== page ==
PMID: 11480663 [PubMed - indexed for MEDLINE]

 

Ann N Y Acad Sci. 1999;889:214-23.

 

Resveratrol inhibits cyclooxygenase-2 transcription in human mammary epithelial cells.

 

Subbaramaiah K, Michaluart P, Chung WJ, Tanabe T, Telang N, Dannenberg AJ.

 

Department of Medicine, New York Presbyterian Hospital-Cornell, New York 10021, USA. ksubba@mail.med.cornell.edu

 

A large body of evidence suggests that inhibiting cyclooxygenase-2 (COX-2), the inducible form of COX, will be an important strategy for preventing cancer. In this study, we investigated whether resveratrol, a chemopreventive agent found in grapes, could suppress phorbol ester (PMA)-mediated induction of COX-2 in human mammary and oral epithelial cells. Treatment of cells with PMA induced COX-2 mRNA, COX-2 protein, and prostaglandin synthesis. These effects were inhibited by resveratrol. Nuclear runoffs revealed increased rates of COX-2 transcription after treatment with PMA, an effect that was inhibited by resveratrol. Resveratrol inhibited PMA-mediated activation of protein kinase C and the induction of COX-2 promoter activity by c-Jun. Phorbol ester-mediated induction of AP-1 activity was blocked by resveratrol. These data are likely to be important for understanding the anticancer and anti-inflammatory properties of resveratrol.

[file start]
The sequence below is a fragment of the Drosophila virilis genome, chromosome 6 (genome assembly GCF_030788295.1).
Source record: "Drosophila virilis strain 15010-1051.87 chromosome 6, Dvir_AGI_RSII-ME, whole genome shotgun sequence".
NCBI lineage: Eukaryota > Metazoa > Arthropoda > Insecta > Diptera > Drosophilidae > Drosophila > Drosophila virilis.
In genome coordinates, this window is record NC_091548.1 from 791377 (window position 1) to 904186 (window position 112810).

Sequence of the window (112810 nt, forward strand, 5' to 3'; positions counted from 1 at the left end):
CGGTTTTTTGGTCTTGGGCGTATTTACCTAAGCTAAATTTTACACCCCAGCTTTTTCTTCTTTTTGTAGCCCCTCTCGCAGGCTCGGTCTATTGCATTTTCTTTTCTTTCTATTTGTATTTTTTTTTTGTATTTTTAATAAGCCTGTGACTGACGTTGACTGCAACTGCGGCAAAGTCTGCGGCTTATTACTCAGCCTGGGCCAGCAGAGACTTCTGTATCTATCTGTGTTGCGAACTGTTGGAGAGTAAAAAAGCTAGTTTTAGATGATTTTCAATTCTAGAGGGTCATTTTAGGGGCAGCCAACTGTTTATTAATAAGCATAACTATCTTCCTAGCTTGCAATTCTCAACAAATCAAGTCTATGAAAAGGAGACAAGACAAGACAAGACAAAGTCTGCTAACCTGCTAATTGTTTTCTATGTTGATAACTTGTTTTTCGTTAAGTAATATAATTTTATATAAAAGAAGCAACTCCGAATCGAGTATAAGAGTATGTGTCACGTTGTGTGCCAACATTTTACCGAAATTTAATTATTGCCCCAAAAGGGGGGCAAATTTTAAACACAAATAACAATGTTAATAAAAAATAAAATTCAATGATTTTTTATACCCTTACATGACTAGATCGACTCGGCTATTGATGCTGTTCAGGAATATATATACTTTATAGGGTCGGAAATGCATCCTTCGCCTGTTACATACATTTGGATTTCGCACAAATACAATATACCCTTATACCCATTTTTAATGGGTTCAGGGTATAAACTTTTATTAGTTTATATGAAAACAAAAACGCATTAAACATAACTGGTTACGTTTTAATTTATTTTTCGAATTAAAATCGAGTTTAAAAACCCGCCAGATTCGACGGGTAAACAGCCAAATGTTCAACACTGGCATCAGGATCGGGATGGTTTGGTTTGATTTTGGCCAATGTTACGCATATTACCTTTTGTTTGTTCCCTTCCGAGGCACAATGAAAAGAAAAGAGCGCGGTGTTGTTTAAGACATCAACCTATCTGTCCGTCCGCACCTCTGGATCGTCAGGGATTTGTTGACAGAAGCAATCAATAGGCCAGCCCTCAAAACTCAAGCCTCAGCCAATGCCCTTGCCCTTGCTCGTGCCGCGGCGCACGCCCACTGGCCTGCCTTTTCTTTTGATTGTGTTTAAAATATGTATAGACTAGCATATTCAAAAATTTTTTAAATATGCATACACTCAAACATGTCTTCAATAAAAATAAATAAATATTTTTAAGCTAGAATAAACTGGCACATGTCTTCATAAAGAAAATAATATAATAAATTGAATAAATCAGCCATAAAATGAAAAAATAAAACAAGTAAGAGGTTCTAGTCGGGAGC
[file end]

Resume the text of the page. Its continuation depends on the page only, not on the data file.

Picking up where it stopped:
PMID: 10668496 [PubMed - indexed for MEDLINE]

 

J Biol Chem. 1998 Aug 21;273(34):21875-82.

 

Resveratrol inhibits cyclooxygenase-2 transcription and activity in phorbol ester-treated human mammary epithelial cells.

 

Subbaramaiah K, Chung WJ, Michaluart P, Telang N, Tanabe T, Inoue H, Jang M, Pezzuto JM, Dannenberg AJ.